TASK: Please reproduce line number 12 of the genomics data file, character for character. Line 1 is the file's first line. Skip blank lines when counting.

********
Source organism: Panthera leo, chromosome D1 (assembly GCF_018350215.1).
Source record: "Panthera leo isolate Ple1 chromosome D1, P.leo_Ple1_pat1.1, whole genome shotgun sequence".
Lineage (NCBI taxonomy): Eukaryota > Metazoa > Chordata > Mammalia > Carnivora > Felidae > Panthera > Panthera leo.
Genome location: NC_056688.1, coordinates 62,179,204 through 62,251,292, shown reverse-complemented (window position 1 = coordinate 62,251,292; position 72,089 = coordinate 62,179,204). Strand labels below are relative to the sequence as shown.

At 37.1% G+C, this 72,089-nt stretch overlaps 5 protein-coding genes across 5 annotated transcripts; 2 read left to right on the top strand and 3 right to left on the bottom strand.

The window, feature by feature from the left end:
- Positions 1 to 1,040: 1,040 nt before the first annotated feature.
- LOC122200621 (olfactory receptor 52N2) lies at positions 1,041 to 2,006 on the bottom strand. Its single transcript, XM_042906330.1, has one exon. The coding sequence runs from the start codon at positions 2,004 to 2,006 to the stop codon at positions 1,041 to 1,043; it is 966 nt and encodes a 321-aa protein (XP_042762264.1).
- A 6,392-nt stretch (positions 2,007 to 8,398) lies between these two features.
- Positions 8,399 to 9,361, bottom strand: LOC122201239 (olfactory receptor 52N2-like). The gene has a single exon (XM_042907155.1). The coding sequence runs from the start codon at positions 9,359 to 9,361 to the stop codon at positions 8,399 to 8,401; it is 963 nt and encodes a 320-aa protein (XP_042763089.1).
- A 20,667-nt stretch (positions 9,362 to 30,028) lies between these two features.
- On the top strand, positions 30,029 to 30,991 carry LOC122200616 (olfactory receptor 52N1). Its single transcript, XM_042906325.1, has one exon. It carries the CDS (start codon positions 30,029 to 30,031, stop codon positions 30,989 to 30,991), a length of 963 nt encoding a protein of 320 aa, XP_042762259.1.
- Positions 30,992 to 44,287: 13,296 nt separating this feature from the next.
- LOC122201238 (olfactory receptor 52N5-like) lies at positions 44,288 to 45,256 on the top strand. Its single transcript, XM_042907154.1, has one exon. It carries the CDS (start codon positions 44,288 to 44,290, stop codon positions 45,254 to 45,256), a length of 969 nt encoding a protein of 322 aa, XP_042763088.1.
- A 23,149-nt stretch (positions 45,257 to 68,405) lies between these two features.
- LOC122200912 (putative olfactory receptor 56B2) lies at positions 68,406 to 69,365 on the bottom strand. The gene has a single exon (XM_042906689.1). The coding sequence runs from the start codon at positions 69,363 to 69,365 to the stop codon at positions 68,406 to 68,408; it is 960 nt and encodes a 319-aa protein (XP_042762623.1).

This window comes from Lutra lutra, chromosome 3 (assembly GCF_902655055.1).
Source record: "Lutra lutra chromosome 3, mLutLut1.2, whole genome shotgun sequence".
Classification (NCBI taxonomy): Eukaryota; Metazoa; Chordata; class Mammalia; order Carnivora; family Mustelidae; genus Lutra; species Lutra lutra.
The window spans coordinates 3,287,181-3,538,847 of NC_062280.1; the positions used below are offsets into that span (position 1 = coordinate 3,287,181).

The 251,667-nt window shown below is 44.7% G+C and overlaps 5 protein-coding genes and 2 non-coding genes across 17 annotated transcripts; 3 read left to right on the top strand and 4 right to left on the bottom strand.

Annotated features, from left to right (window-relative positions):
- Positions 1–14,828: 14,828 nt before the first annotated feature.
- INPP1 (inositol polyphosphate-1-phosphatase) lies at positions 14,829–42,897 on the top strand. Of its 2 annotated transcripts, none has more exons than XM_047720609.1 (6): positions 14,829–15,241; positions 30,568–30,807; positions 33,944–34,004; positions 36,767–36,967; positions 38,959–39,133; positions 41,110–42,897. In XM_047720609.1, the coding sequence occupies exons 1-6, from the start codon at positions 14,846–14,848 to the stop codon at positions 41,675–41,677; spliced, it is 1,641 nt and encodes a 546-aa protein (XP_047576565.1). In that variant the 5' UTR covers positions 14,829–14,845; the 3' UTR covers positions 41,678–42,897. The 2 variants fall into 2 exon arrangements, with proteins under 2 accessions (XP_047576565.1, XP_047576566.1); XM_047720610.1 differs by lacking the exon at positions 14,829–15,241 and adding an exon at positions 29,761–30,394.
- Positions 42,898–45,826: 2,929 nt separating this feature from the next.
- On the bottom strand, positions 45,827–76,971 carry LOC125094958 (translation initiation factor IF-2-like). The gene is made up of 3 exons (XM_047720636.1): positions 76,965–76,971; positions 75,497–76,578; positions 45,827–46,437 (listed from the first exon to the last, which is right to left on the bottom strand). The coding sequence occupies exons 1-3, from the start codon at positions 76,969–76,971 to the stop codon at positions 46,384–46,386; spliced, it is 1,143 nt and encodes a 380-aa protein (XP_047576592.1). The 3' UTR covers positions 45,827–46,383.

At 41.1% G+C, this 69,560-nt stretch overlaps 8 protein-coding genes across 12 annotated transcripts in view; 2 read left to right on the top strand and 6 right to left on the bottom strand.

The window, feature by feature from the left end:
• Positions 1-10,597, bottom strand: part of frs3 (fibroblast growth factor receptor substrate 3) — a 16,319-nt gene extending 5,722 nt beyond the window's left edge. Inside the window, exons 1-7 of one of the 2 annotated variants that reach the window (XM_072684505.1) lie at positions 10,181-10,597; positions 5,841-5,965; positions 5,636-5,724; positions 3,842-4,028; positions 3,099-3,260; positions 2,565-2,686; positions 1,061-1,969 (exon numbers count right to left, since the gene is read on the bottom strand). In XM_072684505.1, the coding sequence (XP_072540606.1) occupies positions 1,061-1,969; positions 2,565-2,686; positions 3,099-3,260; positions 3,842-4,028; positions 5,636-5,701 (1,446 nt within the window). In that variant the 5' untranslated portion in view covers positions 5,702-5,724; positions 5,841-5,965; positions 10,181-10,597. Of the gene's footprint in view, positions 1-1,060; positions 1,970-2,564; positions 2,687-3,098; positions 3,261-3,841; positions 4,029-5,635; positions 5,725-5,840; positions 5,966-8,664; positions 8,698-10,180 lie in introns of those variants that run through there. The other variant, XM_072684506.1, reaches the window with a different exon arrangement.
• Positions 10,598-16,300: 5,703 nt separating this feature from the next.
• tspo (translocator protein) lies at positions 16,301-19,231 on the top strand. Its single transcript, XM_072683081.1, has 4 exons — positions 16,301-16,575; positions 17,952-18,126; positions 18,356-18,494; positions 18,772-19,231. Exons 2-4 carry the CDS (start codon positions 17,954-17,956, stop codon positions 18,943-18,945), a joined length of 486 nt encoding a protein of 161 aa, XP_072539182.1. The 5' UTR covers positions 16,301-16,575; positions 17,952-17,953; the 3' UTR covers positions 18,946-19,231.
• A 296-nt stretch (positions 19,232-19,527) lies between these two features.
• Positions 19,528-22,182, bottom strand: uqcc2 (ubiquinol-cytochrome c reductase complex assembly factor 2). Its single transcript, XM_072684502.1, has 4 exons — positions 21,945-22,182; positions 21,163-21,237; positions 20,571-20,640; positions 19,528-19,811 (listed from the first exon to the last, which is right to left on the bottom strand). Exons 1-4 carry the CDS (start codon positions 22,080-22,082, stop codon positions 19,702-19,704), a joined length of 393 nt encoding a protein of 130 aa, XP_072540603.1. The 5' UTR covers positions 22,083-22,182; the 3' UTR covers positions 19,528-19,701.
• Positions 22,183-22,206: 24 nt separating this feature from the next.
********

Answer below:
- On the top strand, positions 30,029 to 30,991 carry LOC122200616 (olfactory receptor 52N1). Its single transcript, XM_042906325.1, has one exon. It carries the CDS (start codon positions 30,029 to 30,031, stop codon positions 30,989 to 30,991), a length of 963 nt encoding a protein of 320 aa, XP_042762259.1.